I ma not quite sure how the Mayor benefits with this snap decision?

  2. The pollution appears to be very weather dependent, and is particularly bad in hot weather.

    On the depth of tunnels…a lot of the French metro is done by cut-and-cover, and as such isn’t very deep. I think the deepest one is Abbesses at 36m, whereas the deepest in London is about 60m, and 40m in Central London. If you want to see deep metro stations, go to Moscow or St. Petersburg: they go down almost 90m, with 60m escalators which take seemingly forever to ride. In fact, you’ve not really seen a metro system until you’ve seen the Moscow one, it is as impressive as anything you’d find in the former Soviet Union.

  3. Maybe the slow escalators gave me that impression of depth as it felt deeper than the tube!

    I will definitely do the Moscow and St Petersburg lines some day.

    So whats in it for the mayor of Paris with this vehicle ban?

  4. So whats in it for the mayor of Paris with this vehicle ban?

    “I’m a politician, something must be done!!!”

  5. Not been to Moscow but Prague also has very deep lines. The escalators go at Usain Bolt km/h and still take forever.

  6. The depth of the Kiev metro is astonishing, too. The centre of that city is on a high hill overlooking a mighty river. The metro lines go under the river, and so the distance between the track level (below the level of the bottom of the river) and the section of the city on top of the hill is considerable. The deepest stations are over 100 metres below the ground. It is vitally important to get the correct escalator to the correct exit for your ultimate destination. Getting the wrong one from the same station can mean a considerable walk when you get to the surface.

  7. I never spent any time in Kiev, basically jumping in a taxi as soon as I arrived by train and realised there were no spaces on the trains to Crimea for several days (this was in July). Having thought I’d check out the flying options and asking to go to the airport, the taxi driver suggested we go all the way to Simferepol, which turned out to be one of the stupidest things I’ve ever done (but a good story). In hindsight, given recent events, I’m quite glad I chose to spend the time in Crimea: chances are we’ll need visas and other Russian bullshit to go there in future, whereas hopefully Kiev will return to normal once the barricades are finally removed.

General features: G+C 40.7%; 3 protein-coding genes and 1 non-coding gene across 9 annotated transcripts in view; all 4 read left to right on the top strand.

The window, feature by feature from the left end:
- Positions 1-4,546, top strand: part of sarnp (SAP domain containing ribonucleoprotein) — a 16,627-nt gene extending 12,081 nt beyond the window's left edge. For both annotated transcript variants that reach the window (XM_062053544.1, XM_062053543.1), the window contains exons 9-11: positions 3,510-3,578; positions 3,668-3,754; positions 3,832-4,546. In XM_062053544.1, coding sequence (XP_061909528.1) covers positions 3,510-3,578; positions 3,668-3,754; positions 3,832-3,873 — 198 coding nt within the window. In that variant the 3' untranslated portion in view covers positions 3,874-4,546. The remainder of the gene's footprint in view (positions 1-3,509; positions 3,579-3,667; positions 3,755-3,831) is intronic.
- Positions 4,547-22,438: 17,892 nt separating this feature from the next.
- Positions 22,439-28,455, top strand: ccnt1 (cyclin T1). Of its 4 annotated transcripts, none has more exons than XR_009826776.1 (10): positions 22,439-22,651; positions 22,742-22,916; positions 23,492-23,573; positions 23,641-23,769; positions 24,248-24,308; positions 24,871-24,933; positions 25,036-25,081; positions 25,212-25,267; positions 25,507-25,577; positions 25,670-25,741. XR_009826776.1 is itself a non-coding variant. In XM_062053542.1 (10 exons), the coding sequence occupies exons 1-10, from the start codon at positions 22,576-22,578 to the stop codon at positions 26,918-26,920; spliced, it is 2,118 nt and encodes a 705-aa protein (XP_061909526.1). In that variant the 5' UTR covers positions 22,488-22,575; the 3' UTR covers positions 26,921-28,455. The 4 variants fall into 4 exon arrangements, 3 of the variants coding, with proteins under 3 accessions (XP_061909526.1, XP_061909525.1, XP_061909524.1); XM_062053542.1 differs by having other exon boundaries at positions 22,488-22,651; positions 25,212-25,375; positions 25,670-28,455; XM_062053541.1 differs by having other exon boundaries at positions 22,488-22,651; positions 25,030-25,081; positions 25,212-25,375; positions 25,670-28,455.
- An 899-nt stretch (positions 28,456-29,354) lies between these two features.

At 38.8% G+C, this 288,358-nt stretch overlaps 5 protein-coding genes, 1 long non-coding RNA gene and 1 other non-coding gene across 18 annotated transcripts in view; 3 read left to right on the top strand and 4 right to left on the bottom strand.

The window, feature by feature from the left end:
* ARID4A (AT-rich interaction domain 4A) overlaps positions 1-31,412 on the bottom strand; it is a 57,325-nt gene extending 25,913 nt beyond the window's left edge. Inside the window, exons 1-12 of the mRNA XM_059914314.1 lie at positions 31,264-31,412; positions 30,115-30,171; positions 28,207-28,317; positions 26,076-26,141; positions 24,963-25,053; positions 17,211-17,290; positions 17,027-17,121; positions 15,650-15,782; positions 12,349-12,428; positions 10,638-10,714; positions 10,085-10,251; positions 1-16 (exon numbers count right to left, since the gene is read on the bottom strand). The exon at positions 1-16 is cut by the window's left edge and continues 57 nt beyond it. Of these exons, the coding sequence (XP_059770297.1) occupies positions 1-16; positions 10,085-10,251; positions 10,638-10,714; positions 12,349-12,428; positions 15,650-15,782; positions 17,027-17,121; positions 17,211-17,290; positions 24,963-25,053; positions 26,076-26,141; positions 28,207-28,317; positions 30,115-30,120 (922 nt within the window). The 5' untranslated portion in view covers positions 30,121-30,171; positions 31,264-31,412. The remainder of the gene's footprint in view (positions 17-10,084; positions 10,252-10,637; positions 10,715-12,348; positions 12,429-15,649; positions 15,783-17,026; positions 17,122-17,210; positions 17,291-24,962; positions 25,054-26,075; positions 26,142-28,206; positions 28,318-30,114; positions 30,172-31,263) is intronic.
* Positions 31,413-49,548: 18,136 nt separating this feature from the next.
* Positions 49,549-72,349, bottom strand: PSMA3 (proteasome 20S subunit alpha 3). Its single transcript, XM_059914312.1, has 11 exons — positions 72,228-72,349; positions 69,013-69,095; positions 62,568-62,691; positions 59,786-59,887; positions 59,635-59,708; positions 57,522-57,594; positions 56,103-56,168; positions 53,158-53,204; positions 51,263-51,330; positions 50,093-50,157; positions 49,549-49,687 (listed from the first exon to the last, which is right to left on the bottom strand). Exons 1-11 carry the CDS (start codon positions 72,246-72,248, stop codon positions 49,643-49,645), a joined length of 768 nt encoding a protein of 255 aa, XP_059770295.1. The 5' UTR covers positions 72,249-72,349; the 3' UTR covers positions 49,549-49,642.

8. Oddly enough, I was just reading a piece about the challenges London’s rail and tube operators face with respect to offering off-peak services. Once upon a time rush hours went for a couple of hours in each of the morning and evening, services ran at high frequencies during this period and at much reduced frequencies outside these periods. These days the commuting period is much broader in both the morning and the evening, and demand during the day has otherwise increased. (Some of this is a consequence of tube services being extremely congested. Work hours have become more flexible as a consequence, and then the non-peak tube services become have become congested too). It’s not always possible to keep up a continuous peak frequency service on a system not designed for it – heat builds up during the day and stuff like that.


  9. Kiev is a stunning city, and I would strongly recommend a visit. I was last there in January 2013. I walked around Independence Square etc. It was snow covered and bitterly cold. It was rather poignant to see the protesters in this very familiar place exactly a year later. It looked just as cold, and it was clear that they were a determined bunch. I would suspect that barricades are pretty much gone now, and my guess is that any western tourists who show up will be greeted warmly.

    I nearly went to Crimea last year, but at the last moment the airfare didn’t work out. I had it in the back of my mind to go there this year. I guess it will not be happening for a while now.

  10. “you’ll find some joker has organised a meeting for 6pm, sometimes on a Friday afternoon”: my wife used to work in an academic department where staff meetings took place on Friday at 6pm. The Head of Department said that it helped keep ’em short. The timing of arrivals and departures was minuted too. There’s something so refreshing about the old, Presbyterian ways.